By: J. Nemr
All we ever hear about recently is the so-called Brexit, but do you actually know what is happening right now? Are you feeling a little lost? This simple guide should put us all right up to date.
After the public vote, called a referendum, held in mid-2016, the UK started to plan its detachment from the EU. This decision has both advantages and disadvantages. The whole point of being part of the EU is to facilitate trade and to allow citizens to work and live freely and easily. It is a political and economic junction of 28 European countries. So, why does Britain choose to withdraw? Sovereignty was seen as a simple win for Brexiteers between other social and economic benefits. On the other hand, The Economist claims that the UK might well find itself “a scratchy outsider with somewhat limited access to the single market, almost no influence and few friends”.
The withdrawal agreement:
The withdrawal agreement was established in order to cover some key point on how the UK was supposed to leave. However, it did not define what would happen afterwards. Some of the key points it covered were:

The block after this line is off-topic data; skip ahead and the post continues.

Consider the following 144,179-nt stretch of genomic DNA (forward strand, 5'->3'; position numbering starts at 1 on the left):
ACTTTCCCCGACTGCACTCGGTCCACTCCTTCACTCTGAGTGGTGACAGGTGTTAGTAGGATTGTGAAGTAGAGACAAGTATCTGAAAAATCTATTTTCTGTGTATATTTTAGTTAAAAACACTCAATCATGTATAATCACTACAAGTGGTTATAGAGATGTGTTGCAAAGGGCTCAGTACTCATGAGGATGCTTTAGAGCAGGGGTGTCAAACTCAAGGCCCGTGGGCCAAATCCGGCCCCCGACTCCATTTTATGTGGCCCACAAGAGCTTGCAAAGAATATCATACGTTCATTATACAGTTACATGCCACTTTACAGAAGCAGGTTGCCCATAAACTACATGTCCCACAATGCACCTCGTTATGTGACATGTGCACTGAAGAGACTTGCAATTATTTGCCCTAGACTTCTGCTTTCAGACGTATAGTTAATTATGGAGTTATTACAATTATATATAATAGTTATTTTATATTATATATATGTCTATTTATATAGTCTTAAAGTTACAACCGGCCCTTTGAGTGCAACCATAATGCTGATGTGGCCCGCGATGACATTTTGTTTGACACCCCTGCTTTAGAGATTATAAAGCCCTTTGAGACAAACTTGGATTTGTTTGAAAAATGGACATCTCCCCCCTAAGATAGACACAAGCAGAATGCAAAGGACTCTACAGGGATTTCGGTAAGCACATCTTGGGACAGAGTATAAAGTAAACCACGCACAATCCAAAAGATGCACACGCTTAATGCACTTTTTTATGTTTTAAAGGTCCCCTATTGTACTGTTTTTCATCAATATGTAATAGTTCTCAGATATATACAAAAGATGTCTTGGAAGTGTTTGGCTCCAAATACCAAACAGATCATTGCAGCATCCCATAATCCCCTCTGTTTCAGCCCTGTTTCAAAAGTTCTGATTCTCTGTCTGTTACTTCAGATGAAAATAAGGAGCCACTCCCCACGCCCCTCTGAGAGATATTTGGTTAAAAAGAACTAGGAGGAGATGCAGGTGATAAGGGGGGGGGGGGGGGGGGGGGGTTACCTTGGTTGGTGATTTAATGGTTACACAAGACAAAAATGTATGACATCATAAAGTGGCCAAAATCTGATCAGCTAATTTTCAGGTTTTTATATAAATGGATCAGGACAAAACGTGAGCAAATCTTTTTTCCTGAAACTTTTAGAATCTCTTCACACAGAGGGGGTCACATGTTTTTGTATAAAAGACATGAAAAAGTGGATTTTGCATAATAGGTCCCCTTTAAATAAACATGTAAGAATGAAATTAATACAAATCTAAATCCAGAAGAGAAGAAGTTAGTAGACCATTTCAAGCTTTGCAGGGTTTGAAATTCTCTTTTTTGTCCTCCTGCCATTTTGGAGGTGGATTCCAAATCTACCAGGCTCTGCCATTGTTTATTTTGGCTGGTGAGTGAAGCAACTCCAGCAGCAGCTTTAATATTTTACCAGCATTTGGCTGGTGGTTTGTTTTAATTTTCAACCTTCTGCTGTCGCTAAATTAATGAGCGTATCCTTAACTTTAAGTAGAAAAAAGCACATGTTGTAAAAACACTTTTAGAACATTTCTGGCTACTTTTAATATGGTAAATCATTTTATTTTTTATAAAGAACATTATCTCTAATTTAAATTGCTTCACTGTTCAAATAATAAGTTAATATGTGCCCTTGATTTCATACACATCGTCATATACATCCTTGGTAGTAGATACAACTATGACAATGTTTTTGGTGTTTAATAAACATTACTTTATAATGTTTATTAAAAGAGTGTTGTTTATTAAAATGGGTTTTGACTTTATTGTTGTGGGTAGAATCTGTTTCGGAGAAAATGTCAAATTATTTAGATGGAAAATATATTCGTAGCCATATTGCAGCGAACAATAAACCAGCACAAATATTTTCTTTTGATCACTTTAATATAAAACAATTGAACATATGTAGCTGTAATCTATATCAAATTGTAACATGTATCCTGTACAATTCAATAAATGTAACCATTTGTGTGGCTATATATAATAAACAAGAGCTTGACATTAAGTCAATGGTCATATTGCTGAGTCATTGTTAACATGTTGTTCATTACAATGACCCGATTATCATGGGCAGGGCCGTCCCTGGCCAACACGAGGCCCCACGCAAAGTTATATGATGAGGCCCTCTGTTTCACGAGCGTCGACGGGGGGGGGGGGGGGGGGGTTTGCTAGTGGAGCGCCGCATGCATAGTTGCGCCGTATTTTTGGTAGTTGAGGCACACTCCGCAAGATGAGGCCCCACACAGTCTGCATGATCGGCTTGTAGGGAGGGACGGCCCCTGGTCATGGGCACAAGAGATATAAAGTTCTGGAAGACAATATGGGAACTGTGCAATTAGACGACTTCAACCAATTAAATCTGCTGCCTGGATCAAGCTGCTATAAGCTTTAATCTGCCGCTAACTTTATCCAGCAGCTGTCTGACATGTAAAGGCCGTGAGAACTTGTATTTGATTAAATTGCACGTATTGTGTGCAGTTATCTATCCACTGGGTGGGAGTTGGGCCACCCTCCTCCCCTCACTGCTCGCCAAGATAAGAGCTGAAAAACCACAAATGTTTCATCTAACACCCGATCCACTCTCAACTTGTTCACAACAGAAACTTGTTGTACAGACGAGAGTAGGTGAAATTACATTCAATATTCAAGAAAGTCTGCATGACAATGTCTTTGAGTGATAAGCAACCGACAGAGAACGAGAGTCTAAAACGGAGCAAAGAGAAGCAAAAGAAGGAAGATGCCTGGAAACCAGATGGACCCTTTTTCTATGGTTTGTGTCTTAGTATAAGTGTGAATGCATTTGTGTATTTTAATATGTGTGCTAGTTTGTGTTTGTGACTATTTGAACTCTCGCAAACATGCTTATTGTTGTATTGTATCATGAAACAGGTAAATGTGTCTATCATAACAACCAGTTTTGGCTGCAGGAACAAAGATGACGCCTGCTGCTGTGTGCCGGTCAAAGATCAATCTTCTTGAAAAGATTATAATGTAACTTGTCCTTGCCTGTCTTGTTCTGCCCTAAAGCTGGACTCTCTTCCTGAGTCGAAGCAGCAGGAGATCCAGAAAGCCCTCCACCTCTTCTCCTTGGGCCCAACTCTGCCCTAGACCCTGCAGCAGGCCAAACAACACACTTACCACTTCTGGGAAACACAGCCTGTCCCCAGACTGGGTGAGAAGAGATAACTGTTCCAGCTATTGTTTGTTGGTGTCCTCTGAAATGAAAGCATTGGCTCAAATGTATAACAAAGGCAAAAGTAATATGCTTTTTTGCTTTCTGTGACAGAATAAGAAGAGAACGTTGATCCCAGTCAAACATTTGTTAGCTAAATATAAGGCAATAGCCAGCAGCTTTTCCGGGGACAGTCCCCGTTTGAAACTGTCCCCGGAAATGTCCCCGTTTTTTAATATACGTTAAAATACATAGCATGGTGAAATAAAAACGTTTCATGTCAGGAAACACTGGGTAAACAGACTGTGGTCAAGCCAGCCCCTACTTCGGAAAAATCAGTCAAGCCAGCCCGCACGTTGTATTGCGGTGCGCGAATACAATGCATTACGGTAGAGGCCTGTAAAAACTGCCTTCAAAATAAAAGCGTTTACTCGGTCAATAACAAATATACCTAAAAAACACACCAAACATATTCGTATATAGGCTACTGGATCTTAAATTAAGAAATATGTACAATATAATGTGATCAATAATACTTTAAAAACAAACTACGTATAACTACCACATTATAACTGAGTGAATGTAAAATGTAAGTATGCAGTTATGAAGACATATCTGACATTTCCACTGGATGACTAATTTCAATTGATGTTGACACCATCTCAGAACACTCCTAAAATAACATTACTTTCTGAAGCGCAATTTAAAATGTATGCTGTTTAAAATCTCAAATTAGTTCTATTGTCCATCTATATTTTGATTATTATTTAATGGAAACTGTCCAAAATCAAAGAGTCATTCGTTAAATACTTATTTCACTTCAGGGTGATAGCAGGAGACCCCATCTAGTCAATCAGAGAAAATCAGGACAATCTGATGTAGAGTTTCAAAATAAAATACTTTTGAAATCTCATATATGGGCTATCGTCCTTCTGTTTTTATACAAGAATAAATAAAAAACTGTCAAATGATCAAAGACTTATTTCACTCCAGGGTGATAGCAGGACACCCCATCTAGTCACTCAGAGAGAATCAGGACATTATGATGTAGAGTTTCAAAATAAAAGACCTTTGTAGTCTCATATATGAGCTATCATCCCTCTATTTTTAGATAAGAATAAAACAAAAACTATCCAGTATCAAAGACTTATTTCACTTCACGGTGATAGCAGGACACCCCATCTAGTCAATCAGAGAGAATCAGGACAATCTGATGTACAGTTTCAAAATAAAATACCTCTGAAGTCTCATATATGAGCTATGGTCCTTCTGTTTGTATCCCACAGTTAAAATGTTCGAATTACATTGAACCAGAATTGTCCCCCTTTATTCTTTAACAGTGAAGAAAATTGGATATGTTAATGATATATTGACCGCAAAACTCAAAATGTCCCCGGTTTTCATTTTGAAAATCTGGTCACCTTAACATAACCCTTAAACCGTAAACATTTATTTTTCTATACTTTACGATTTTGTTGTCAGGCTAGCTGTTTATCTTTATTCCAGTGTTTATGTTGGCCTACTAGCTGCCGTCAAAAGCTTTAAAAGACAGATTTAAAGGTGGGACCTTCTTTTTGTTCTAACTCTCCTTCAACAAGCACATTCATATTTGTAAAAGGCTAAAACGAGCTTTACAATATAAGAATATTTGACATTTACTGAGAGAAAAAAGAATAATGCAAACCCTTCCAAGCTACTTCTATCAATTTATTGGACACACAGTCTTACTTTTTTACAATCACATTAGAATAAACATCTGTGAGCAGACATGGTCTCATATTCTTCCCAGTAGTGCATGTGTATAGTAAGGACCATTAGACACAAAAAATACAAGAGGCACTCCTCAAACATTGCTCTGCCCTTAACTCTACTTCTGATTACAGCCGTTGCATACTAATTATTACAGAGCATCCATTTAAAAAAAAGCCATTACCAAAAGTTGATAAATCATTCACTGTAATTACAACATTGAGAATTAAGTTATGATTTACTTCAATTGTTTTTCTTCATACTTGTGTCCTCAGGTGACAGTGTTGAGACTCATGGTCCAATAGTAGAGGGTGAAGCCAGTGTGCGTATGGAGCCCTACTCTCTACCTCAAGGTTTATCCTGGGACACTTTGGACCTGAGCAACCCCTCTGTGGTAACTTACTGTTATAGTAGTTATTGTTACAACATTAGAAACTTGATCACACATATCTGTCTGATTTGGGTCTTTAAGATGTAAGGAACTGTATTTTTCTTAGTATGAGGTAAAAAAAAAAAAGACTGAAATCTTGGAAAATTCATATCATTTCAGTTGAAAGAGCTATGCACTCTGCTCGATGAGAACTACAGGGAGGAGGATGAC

Theresa May, the British Prime Minister had her deal rejected by MPs on the 25th of January by 432 votes to 202. The scale of defeat was the biggest the Parliament has ever seen in the last century. Why do people oppose the deal? There are a broad range of complaints, many of which claim the deal fails to give back to the UK control of its own affairs from the EU.
Despite the rejection, the decision made is open for amends and other alternatives in order to put the UK back on track. Members of the cabinet were now speculating other alternatives to make adjustments to the deal in a pacific way. Options include a soft-deal Brexit (minimal interference from the government) and even a second referendum as backed up by Donald Tusk, the European Council president. May was criticized by many since she opposed to a few of the amends and the MPs started to believe she was lacking initiative and looked very unprepared.
No deal option:
In a worst-case scenario, the UK will have to resort to a no-deal option. In other words, this means the UK simply leaves the EU independently, with no support and aid from any other country or organization. The risk of it all going downhill from there is enormous since, if the UK fails to agree to the withdrawal agreement, the economy could potentially clash, prices could raise and checks at customs could cost companies a fortune. Even though the government may be preparing for this situation, not many businesses are. Furthermore, there would be no transition period for the interruption of the EU laws in the UK as they would stop applying to the UK immediately.
The situation is truly unpredictable since, with the 29th of March approaching, and all of this disagreement going on, May has announced that, without the right deal, the UK may never even leave the EU, even though she is willing to get her hands on anything that takes in order to make it happen. It is impossible, even for the British Prime Minister, to predict what will happen with absolute certainty.